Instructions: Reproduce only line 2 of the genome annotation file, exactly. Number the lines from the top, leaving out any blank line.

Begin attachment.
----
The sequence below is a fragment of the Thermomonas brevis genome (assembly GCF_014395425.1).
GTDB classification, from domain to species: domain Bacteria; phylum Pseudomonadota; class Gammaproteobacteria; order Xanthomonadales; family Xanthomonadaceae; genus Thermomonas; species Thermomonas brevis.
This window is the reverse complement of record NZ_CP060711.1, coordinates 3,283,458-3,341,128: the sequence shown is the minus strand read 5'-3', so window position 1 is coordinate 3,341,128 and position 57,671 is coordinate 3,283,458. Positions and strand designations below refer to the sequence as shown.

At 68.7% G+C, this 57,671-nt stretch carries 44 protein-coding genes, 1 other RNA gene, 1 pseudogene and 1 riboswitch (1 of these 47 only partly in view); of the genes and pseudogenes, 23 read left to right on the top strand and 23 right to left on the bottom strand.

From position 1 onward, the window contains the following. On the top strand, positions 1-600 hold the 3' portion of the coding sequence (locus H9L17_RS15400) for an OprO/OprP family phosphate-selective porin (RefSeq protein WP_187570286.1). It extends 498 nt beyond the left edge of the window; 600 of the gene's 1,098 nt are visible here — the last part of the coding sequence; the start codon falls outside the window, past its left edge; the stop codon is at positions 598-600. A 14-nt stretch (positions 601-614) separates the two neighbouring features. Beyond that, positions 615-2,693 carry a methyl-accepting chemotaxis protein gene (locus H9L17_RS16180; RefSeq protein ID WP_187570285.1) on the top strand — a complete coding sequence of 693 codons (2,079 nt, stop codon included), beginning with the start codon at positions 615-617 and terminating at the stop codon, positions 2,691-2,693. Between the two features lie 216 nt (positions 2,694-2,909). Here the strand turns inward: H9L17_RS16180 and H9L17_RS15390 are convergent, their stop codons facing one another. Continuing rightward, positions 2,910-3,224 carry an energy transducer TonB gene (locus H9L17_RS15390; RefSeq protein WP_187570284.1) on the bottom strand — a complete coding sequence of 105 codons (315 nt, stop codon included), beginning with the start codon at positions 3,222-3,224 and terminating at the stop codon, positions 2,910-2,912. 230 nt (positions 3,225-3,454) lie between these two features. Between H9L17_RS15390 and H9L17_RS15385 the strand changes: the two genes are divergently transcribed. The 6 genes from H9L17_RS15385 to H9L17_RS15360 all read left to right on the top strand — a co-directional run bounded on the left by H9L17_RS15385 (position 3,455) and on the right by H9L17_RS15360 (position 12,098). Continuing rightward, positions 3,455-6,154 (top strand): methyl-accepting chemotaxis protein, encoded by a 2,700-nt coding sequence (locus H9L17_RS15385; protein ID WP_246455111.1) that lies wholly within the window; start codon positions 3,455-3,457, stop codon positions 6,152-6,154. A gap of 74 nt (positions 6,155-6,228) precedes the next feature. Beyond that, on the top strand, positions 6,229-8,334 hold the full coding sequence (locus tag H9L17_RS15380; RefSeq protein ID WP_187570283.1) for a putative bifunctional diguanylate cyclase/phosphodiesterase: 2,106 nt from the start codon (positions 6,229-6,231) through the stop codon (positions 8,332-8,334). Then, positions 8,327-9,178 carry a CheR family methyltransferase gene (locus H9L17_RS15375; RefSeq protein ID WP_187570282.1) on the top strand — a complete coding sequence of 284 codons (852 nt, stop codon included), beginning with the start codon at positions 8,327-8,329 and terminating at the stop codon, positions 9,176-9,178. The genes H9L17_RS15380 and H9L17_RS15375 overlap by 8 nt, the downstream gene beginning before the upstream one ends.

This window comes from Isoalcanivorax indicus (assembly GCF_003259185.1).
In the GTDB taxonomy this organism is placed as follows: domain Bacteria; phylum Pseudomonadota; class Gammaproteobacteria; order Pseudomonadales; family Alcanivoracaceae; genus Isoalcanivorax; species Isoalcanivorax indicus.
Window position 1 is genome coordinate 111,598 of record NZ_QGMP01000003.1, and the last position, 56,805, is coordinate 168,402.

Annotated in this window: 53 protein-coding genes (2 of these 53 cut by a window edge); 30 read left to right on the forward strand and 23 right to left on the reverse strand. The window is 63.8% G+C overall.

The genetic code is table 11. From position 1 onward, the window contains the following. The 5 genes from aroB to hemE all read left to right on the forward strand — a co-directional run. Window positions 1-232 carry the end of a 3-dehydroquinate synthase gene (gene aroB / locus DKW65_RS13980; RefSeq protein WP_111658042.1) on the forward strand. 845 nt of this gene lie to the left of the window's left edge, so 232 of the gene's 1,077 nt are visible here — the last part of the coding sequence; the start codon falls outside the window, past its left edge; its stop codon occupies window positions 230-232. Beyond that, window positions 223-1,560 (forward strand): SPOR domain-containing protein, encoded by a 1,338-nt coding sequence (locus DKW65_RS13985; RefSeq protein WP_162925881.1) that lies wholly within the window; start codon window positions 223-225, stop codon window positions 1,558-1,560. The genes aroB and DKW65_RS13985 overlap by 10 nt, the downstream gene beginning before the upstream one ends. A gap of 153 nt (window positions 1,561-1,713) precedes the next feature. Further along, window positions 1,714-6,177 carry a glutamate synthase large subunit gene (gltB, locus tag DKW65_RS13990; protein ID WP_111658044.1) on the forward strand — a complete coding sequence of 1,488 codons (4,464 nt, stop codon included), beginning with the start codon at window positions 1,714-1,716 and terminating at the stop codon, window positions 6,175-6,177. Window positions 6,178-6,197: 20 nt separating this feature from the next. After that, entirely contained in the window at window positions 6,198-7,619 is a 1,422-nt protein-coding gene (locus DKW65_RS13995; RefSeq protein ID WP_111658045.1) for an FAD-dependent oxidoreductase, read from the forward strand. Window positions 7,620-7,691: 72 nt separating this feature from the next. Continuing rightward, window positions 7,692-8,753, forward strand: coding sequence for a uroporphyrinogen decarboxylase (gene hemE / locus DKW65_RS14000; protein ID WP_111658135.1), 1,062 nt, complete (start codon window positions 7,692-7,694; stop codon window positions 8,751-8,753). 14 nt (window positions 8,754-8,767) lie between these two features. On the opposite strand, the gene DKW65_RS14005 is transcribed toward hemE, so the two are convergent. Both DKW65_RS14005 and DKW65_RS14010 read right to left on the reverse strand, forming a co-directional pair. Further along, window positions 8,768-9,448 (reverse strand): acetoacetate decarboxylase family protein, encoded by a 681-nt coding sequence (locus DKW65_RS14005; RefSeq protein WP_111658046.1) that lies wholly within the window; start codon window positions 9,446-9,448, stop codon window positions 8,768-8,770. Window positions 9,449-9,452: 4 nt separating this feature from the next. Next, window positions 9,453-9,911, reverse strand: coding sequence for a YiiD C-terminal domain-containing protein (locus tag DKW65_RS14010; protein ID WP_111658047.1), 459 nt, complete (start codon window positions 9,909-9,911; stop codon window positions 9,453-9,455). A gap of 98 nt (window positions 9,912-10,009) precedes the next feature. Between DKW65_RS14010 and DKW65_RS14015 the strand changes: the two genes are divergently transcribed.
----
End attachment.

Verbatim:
GTDB classification, from domain to species: domain Bacteria; phylum Pseudomonadota; class Gammaproteobacteria; order Xanthomonadales; family Xanthomonadaceae; genus Thermomonas; species Thermomonas brevis.